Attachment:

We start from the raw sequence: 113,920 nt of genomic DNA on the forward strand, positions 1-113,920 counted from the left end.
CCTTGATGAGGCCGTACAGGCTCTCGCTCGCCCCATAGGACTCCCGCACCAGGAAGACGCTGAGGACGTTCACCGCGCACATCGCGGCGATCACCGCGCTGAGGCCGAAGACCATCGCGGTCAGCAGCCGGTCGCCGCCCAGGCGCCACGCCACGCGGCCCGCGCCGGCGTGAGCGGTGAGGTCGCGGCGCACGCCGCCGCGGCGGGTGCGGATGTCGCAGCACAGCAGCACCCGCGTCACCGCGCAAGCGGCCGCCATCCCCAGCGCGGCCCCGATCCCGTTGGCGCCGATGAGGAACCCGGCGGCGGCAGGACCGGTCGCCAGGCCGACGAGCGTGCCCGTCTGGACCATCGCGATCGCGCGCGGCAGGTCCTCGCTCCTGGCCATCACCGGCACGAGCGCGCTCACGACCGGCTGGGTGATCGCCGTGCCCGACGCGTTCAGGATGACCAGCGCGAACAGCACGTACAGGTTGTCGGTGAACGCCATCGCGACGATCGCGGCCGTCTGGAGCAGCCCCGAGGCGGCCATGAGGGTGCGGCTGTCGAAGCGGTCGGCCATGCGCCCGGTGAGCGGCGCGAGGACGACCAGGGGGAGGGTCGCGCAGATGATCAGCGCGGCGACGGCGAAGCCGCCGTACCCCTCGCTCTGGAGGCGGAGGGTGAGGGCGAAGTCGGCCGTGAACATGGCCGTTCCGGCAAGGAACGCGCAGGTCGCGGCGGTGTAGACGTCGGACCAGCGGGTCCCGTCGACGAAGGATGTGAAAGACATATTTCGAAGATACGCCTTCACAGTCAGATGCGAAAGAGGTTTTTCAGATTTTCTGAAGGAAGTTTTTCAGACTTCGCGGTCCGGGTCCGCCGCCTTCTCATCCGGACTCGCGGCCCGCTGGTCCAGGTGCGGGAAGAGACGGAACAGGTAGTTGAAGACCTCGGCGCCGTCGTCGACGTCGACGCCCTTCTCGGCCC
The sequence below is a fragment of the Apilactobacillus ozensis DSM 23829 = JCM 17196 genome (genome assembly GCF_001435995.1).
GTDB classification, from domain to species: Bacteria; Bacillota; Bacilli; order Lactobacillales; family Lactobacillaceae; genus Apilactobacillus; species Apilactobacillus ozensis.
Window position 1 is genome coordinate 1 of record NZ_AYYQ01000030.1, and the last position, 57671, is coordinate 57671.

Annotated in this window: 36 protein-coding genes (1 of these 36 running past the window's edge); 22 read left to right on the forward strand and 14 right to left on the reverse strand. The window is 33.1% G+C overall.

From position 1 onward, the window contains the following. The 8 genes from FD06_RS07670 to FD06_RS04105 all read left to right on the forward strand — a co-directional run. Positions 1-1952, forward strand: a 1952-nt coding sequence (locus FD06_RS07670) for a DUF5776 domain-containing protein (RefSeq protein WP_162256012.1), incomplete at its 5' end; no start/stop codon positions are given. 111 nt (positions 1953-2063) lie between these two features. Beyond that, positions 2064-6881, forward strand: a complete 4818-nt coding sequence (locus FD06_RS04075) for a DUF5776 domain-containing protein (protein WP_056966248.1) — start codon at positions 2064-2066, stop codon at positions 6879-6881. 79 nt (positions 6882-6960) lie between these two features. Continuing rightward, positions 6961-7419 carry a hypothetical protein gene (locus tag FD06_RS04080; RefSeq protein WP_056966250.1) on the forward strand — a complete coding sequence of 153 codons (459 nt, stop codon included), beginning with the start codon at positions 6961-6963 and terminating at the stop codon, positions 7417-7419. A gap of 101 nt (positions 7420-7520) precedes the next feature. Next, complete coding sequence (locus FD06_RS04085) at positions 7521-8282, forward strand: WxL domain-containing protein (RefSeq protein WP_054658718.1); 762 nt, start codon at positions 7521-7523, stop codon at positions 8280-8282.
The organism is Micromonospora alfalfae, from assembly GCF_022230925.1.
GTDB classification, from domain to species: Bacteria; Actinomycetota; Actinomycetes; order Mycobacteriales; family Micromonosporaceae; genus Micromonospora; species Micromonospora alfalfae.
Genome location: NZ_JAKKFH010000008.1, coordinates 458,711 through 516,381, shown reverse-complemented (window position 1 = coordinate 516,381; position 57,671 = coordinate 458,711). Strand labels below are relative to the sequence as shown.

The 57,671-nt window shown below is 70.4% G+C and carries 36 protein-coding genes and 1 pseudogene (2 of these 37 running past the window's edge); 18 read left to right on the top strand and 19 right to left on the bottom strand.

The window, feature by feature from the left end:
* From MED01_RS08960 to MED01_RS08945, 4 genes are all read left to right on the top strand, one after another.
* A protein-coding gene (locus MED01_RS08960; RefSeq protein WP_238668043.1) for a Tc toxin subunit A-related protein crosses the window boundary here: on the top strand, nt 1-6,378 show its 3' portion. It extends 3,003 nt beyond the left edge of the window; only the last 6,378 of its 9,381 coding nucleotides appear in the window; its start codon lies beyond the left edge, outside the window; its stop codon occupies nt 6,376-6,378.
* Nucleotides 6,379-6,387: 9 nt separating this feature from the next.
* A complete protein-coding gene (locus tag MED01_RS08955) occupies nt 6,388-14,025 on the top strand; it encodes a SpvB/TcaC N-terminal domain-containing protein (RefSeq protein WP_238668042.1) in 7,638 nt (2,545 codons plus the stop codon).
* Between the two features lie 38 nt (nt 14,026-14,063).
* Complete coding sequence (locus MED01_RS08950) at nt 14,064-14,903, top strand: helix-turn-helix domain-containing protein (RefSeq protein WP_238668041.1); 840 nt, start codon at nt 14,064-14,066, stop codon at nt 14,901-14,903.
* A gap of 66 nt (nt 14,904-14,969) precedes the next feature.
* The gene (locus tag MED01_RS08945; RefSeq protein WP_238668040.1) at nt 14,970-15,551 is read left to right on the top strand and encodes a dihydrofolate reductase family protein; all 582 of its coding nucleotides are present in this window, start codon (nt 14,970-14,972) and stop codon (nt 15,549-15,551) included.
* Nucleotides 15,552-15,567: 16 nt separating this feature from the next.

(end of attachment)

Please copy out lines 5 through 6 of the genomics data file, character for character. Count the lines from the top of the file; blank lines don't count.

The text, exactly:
Window position 1 is genome coordinate 1 of record NZ_AYYQ01000030.1, and the last position, 57671, is coordinate 57671.

Annotated in this window: 36 protein-coding genes (1 of these 36 running past the window's edge); 22 read left to right on the forward strand and 14 right to left on the reverse strand. The window is 33.1% G+C overall.